To review (again) the purpose of this thread, I suggested at the outset that there were four aspects to the Christian fundamentalist view of UFOs and aliens (i.e., that UFOs that are not man-made or other natural phenomena are demonic and alleged alien life forms are demonic). They were:

1. Abductee testimony of the forcible trauma of their experience.

2. The similarity of abductee testimony to early Christian (and otherwise) reports of demonization.

3. The similarity of abductee testimony to the events described in Genesis 6:1-4 (and other ancient Jewish texts).

4. A belief that the events of Genesis 6 (and so, an alien presence) is a specific touchpoint in New Testament teaching about the Second Coming (or, for many, the notion of a rapture — which is not the same as what is broadly thought of as the Second Coming).

In the previous two posts (here and here) I overviewed the first two items. That brings us to the third: The similarity of abductee testimony to the events described in Genesis 6:1-4 (and other ancient Jewish texts). The passage reads (ESV):

1 When man began to multiply on the face of the land and daughters were born to them, 2 the sons of God saw that the daughters of man were attractive. And they took as their wives any they chose. 3 Then the Lord said, “My Spirit shall not abide in man forever, for he is flesh: his days shall be 120 years.” 4 The Nephilim were on the earth in those days, and also afterward, when the sons of God came in to the daughters of man and they bore children to them. These were the mighty men who were of old, the men of renown.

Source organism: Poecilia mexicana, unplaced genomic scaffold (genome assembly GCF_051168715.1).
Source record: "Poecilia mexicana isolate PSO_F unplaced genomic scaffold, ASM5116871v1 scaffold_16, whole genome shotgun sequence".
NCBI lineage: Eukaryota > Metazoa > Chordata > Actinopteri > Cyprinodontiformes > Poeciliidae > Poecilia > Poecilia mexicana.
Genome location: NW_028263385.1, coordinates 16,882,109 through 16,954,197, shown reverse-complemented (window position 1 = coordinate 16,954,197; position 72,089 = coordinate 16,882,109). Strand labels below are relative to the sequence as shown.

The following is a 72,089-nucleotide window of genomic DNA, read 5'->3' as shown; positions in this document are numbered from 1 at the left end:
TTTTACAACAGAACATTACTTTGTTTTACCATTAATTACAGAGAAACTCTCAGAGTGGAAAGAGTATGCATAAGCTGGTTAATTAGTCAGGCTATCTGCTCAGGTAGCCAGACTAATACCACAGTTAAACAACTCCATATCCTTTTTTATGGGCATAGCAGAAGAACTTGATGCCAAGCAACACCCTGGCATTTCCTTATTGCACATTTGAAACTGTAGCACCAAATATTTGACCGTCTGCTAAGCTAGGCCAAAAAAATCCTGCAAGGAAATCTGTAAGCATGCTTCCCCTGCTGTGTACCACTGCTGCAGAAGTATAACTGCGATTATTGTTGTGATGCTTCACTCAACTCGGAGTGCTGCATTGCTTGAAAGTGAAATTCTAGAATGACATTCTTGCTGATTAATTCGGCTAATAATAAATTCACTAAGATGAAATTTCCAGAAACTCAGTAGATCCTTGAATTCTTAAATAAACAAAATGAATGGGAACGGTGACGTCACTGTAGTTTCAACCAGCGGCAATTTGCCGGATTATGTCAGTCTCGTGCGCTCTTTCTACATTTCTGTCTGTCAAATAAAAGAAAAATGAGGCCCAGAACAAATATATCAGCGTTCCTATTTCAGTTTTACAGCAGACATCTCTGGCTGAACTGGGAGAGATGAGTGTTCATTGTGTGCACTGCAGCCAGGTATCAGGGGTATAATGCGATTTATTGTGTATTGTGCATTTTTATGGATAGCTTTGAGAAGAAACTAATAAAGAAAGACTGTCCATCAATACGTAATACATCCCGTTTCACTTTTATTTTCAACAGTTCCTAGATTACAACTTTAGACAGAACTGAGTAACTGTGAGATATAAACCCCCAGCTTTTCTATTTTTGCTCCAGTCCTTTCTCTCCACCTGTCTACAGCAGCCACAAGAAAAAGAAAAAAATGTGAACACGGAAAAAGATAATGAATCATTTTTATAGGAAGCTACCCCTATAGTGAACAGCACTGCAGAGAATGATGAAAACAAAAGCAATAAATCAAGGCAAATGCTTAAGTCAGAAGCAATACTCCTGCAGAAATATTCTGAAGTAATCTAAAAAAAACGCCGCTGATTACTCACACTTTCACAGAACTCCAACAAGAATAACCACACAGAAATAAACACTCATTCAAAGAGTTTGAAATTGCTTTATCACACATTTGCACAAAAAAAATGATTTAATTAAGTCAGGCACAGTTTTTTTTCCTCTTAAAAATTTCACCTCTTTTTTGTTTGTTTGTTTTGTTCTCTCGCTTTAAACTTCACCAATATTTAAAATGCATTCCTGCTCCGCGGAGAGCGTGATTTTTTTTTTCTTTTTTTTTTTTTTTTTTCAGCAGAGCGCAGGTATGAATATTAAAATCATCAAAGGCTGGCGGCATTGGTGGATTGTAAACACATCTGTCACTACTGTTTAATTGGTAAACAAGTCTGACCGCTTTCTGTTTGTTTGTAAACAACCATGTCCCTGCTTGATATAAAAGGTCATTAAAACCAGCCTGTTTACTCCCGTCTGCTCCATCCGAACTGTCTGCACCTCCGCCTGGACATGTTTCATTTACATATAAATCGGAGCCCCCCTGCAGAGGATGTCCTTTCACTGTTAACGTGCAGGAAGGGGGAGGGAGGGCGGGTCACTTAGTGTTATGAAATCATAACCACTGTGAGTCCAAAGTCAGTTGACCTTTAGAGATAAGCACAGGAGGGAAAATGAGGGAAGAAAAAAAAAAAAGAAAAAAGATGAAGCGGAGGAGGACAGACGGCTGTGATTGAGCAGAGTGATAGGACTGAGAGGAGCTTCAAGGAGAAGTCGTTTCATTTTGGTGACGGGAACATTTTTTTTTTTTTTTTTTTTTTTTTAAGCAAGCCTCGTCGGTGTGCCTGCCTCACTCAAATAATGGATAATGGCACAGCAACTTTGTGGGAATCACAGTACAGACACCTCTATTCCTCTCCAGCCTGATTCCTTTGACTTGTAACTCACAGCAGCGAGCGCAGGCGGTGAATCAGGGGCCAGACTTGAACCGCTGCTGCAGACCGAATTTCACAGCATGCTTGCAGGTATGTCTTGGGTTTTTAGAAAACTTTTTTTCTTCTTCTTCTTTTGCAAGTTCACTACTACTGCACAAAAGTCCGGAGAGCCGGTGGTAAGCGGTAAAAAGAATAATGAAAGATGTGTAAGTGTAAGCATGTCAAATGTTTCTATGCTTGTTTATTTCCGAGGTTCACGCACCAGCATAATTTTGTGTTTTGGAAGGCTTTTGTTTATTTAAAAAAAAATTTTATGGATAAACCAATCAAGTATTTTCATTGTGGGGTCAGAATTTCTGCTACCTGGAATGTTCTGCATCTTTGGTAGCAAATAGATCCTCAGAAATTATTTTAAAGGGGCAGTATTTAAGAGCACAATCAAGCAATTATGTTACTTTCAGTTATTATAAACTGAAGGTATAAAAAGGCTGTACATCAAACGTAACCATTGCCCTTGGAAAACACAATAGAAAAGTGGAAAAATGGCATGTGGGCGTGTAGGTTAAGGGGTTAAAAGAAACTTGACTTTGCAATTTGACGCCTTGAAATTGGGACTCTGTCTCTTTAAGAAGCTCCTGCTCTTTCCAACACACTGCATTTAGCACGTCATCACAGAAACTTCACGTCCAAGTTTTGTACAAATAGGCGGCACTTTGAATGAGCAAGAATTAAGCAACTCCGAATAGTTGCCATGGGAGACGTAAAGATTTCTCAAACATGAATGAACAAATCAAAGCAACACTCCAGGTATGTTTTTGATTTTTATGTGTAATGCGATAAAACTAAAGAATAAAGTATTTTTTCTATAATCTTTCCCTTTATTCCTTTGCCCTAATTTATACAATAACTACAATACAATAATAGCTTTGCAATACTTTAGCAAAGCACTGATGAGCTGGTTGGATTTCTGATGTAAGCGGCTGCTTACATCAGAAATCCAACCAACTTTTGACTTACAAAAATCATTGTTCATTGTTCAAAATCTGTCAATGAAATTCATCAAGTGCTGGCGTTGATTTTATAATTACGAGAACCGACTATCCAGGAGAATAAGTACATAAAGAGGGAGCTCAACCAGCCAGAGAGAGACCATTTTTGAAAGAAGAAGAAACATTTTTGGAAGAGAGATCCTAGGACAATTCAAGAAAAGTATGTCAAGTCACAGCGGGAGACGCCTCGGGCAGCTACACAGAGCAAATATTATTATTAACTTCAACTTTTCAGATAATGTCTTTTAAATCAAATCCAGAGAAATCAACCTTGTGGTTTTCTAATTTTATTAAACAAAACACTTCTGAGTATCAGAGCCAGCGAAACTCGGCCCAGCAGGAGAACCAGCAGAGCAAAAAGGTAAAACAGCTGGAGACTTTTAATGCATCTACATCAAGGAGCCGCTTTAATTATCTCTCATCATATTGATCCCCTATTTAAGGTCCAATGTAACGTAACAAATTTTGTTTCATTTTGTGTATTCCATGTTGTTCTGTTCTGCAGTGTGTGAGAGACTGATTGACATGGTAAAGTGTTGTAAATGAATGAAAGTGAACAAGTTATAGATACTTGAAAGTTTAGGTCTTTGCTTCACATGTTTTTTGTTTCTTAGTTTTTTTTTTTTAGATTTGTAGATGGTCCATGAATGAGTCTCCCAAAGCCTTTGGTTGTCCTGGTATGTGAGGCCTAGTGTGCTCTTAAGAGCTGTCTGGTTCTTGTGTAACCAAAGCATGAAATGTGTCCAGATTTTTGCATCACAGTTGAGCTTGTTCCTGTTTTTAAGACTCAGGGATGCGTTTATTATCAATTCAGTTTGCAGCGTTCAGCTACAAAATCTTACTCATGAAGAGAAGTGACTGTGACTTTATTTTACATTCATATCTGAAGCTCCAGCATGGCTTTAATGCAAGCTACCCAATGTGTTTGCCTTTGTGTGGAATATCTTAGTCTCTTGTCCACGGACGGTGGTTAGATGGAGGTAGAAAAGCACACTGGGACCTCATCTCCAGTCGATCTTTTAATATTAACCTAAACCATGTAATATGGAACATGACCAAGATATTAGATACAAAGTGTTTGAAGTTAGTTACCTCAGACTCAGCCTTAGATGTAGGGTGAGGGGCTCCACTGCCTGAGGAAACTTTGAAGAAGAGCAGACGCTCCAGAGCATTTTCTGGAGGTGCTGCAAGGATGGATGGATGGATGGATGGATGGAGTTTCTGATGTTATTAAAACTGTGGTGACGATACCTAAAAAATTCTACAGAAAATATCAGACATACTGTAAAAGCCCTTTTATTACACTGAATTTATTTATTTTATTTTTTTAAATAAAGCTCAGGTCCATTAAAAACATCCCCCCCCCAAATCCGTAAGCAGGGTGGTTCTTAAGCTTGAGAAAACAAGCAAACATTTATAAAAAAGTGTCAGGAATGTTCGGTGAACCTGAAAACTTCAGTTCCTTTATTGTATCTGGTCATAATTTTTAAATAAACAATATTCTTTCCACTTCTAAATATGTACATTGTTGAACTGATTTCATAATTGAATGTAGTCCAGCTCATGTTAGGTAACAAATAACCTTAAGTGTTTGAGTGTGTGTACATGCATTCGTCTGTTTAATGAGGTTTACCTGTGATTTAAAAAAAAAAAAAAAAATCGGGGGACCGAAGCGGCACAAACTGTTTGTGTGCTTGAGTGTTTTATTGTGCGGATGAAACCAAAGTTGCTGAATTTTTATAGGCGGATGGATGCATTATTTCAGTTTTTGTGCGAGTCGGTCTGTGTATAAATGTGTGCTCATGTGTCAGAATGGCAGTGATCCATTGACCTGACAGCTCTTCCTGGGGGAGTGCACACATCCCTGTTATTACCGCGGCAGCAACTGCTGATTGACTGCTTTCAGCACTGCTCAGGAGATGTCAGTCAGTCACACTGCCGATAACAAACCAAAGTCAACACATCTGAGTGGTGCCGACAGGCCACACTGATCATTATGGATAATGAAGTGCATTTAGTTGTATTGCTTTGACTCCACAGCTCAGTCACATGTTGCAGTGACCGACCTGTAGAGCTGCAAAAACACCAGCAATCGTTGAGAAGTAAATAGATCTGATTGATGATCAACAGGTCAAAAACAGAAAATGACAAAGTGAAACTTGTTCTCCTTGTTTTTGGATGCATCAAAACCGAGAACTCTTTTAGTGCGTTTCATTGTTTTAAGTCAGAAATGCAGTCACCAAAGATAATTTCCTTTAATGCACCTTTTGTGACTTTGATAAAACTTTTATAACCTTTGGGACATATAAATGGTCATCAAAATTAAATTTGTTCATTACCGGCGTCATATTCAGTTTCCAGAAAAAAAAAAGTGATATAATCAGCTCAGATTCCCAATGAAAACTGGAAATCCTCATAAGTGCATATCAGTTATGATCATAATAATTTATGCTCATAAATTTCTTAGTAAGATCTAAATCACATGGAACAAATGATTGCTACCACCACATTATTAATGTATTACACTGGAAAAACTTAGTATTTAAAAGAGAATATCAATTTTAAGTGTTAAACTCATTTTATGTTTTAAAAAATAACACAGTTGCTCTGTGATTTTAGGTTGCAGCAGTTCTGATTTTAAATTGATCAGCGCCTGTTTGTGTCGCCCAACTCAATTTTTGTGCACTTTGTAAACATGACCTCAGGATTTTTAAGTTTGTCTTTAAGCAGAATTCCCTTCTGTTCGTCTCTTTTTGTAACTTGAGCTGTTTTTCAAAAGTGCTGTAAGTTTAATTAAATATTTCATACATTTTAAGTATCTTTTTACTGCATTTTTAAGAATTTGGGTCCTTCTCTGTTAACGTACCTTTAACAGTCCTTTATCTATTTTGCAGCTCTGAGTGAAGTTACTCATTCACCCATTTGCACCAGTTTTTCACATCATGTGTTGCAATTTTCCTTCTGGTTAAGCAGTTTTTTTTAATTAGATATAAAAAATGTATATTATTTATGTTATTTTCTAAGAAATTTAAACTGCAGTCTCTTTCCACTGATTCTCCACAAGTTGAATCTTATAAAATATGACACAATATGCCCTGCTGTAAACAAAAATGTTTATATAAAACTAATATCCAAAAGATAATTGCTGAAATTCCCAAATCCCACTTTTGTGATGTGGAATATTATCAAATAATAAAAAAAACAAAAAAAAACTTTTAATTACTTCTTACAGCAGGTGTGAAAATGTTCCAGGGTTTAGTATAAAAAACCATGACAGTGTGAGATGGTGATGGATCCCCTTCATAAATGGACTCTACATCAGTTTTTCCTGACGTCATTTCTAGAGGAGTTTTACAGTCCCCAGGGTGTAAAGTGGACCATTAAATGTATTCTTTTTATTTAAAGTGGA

This passage really is a focus of the Christian fundamentalist view of the alien abduction phenomenon, not UFOs per se. As such, that’s where my focus will be. One other note. This whole discussion is inherently theological / metaphysical. It presumes the existence of a spirit world that can interact with our own. As such, there is nothing empirical about the discussion.  If you are a secular materialist, the whole treatment will sound very odd. Just bear with it (but if you’re honest with quantum and multi-verse theory, you should have no theoretical problem with it).

Correlating the alien abduction phenomenon with Genesis 6:1-4 depends almost entirely on taking the literal view of the events described in the passage. That is, there is no room for the “Sethite View” of the passage (the sons of God = the godly male line of Seth; the daughters of men = the ungodly females from the family of Cain).

The overt sexism of the view notwithstanding, this view has held sway in Christianity since the time of Augustine of Hippo (354-430 AD). Augustine  cannot be credited with its invention, but he is certainly the major figure promoting it.

The Sethite view was not interpretation of the ancient Jewish community or the first few centuries of the early Christian church. The original interpretation within the Old and New Testament, the Second Temple Judaism, and the first few Christian centuries was that the sons of God were divine (angelic) beings, and that those beings, having assumed human flesh, had sexual relations with human women. The story (and more broadly, the idea) of divine-human cohabitation is a very ancient one, shared in some form by practically all the ancient Mediterranean cultures, and even cultures outside that region. For those interested, the history of interpretation of this passage has been chronicled in two recent scholarly works: